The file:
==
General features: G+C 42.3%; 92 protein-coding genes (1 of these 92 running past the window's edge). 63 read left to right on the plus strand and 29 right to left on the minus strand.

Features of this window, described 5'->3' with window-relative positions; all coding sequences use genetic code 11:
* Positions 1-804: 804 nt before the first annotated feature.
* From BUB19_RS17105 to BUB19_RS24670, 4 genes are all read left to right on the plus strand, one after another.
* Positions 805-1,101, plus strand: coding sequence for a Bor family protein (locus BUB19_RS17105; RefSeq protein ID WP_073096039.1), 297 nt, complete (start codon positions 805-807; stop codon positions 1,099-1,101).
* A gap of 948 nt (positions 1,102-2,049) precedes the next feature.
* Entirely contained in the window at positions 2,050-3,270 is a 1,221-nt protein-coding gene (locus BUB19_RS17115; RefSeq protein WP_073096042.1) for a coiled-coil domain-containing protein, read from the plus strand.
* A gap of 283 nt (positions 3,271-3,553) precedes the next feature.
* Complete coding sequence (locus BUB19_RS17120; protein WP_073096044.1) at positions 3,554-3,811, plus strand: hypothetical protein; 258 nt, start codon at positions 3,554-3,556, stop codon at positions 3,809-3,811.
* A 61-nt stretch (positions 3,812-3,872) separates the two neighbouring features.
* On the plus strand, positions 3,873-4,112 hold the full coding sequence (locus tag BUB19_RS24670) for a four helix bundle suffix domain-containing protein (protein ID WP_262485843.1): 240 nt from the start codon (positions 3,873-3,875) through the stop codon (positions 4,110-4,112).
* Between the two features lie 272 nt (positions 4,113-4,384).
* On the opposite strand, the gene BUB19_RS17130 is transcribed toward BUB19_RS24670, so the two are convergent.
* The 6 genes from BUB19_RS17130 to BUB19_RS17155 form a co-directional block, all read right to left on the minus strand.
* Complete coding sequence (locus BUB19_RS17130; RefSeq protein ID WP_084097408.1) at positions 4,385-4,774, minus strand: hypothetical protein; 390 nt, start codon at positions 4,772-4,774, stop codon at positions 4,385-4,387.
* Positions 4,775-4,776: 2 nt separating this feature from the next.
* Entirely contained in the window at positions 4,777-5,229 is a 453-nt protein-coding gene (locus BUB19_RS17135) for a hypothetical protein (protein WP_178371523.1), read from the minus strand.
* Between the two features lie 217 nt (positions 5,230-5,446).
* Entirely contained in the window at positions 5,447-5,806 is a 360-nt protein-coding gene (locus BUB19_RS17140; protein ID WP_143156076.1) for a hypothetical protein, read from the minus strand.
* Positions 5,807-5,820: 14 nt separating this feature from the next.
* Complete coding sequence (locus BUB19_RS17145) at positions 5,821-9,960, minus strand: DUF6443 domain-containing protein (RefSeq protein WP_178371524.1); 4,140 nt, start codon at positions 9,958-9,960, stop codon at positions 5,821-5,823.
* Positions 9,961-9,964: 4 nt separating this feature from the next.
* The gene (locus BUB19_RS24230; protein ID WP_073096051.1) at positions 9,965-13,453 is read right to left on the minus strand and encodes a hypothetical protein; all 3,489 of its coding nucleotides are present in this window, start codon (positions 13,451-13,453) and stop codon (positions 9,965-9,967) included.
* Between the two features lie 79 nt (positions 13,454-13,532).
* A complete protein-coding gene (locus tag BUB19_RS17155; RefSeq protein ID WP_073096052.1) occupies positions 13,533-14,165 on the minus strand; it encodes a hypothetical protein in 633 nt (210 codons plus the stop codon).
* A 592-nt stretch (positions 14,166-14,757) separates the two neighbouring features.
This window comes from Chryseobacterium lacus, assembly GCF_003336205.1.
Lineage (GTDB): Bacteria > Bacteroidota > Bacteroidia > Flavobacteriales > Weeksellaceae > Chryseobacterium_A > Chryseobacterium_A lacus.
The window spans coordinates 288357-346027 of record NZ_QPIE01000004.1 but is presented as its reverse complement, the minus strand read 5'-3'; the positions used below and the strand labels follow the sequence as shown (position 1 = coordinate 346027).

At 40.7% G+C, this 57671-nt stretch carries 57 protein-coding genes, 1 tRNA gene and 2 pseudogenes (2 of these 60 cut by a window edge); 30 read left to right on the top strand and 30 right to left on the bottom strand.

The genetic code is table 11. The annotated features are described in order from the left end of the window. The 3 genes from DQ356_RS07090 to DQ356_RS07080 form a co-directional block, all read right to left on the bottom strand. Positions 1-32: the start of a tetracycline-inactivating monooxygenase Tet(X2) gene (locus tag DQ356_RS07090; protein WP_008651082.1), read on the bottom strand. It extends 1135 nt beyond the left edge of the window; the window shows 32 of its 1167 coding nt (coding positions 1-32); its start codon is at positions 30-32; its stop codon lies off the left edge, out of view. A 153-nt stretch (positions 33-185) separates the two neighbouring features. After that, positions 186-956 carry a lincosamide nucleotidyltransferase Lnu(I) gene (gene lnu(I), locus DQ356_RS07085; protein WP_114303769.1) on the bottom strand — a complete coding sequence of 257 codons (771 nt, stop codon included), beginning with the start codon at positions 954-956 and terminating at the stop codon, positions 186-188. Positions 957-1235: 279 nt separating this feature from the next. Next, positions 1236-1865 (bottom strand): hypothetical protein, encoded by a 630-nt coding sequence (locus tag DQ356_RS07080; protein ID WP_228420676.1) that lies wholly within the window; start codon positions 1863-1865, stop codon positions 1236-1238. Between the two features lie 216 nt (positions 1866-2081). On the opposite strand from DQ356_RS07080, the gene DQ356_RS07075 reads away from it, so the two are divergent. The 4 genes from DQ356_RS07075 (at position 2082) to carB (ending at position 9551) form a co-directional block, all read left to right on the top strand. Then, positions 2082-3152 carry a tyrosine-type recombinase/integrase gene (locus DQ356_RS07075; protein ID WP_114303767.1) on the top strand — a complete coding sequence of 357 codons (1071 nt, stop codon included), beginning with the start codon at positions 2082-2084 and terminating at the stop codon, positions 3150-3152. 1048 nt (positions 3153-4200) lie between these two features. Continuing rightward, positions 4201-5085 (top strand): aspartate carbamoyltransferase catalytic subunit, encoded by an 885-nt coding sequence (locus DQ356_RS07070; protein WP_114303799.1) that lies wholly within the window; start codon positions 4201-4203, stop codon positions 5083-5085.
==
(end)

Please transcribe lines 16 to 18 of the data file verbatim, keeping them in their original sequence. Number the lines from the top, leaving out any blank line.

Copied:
* Positions 4,775-4,776: 2 nt separating this feature from the next.
* Entirely contained in the window at positions 4,777-5,229 is a 453-nt protein-coding gene (locus BUB19_RS17135) for a hypothetical protein (protein WP_178371523.1), read from the minus strand.
* Between the two features lie 217 nt (positions 5,230-5,446).